Zoot Money’s Big Roll Band — “Big Time Operator”: Brace for the Obscure (60s rock)! — February 8, 2023


726) Zoot Money’s Big Roll Band — “Big Time Operator”

Zoot Money was “quite simply the biggest character on the British rhythm and blues scene since the early 1960s” (http://zootmoney.org/bio/), but this 45 was his only one to hit the money (#25 in the UK). It is a joyous R&B/jazz powerhouse, “custom-composed . . . by the team of Tony Colton and Ray Smith”. (https://www.jazzwise.com/review/zoot-moneys-big-roll-band-big-time-operator)

Let’s listen to Zoot’s website:

B]oth his parents were Italian immigrants, although his father’s family (really called Money) were originally English. . . . In 1961 Zoot formed the first incarnation of the Big Roll band . . . . Before long [it] alongside those other luminaries of the Soho blues scene of the time, Georgie Fame & The Blue Flames and The Animals, had become permanent fixtures at the Flamingo Club . . . the epicentre of the Swinging Sixties. Zoot’s shows were famed far and wide for his combination of outrageous antics (including ‘shocking’ trouser activity . . . ) tight musicianship and passionate vocal delivery. . . . In the late 1960s, after scoring a hit with ‘Big Time Operator’, the Big Roll Band metamorphosed for a while into the prototype psychedelia outfit Dantalian’s Chariot. Sharing bills with the likes of Pink Floyd . . . Soft Machine and The Crazy World of Arthur Brown, there were a lot of goings-on with white khaftans, lava lamps and sweet-smelling incense at the most underground of clubs . . . .


Bruce Eder adds that:

Zoot Money was one of British rock & roll’s homebound heroes — admired, respected, and sought after by his colleagues, and able to fill halls in England nightly, he never managed to sell lots of records, even in England. . . . During the mid-’50s, he discovered rhythm & blues and its younger offshoot, rock & roll, which quickly consumed his interest in music — he switched to the keyboard under the inspiration of Jerry Lee Lewis and Ray Charles, and by the beginning of the ’60s was developing a distinctive technique on the Hammond organ. He’d also picked up the nickname by which he’d be known for most of his career after attending a concert by Zoot Sims. . . . He passed through the lineups of a few groups as a keyboard player . . . . [Then] classic version of the Big Roll Band . . . . took root in London, consisting of Money on vocals, piano, and organ, [and including] Andy Somers [yes, the Police’s Andy Summers] on guitar . . . . They quickly became a popular attraction on London’s burgeoning R&B and jazz scene, partly owing to Money’s impassioned interpretations of American R&B standards and his wild sense of showmanship, coupled with the band’s overall excellence . . . . They were good enough to attract the attention of England’s Decca Records . . . . [and by] the following year, they’d moved over to EMI’s Columbia Records imprint . . . . [An album was released, but] neither it nor the accompanying 45s captured the excitement or appeal that the group or its leader exhibited on-stage. . . . [By] late 1966. . . . the audience for American-style R&B and soul was already giving way to a growing listenership for psychedelic sounds, and the name “Big Roll Band” sounded like something just a little bit too far from the wafts of incense . . . . [I]n 1967, they transmuted, almost Doctor Who-style, into Dantalion’s Chariot. . . .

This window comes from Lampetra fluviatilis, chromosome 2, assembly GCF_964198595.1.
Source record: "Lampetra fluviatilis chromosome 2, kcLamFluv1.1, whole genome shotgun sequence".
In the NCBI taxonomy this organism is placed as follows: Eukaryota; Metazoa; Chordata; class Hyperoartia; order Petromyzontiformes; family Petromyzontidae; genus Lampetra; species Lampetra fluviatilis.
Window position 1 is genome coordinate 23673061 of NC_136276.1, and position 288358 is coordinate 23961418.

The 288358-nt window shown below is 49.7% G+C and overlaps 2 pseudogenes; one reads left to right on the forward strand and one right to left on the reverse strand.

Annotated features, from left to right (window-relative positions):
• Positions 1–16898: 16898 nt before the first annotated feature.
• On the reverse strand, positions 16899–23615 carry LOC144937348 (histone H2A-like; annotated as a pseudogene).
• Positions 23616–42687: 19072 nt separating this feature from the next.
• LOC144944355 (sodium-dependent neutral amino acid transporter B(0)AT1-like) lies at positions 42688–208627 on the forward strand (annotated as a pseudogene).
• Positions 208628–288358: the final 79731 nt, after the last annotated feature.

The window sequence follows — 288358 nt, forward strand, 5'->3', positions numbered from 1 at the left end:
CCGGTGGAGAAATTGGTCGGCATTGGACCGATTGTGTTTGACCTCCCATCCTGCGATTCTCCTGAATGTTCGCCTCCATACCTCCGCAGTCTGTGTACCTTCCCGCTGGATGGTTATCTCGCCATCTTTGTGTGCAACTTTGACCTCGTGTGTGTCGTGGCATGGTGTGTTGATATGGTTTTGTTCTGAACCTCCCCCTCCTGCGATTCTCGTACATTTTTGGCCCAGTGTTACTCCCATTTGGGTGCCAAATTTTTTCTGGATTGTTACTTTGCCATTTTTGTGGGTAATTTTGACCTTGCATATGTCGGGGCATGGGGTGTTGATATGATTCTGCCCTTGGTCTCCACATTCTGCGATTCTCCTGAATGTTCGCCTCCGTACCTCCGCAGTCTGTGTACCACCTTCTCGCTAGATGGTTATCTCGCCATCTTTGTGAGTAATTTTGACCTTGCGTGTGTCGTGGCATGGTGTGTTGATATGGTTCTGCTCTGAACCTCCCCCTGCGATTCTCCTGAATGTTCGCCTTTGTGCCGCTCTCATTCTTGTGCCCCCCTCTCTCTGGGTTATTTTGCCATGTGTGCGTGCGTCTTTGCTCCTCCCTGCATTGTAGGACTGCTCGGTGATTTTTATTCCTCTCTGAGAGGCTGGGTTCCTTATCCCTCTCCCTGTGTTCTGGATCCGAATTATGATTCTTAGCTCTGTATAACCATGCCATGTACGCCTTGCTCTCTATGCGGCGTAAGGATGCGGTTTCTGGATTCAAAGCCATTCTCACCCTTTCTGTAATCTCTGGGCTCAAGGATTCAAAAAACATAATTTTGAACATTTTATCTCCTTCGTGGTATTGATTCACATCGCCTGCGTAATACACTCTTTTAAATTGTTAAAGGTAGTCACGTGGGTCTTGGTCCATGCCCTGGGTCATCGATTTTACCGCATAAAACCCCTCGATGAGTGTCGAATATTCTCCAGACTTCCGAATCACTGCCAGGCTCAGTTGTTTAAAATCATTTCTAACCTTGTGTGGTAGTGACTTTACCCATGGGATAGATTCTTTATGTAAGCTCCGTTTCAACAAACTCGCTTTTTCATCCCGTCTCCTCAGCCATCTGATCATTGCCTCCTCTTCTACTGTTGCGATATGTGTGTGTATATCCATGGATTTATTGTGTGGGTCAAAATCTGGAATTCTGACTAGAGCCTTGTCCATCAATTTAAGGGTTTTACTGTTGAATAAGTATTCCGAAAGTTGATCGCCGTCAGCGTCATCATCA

Here they are live:

Here is a killer version by Aussies ID with Jeff St. John:

Here are Tommy James and the Shondells:

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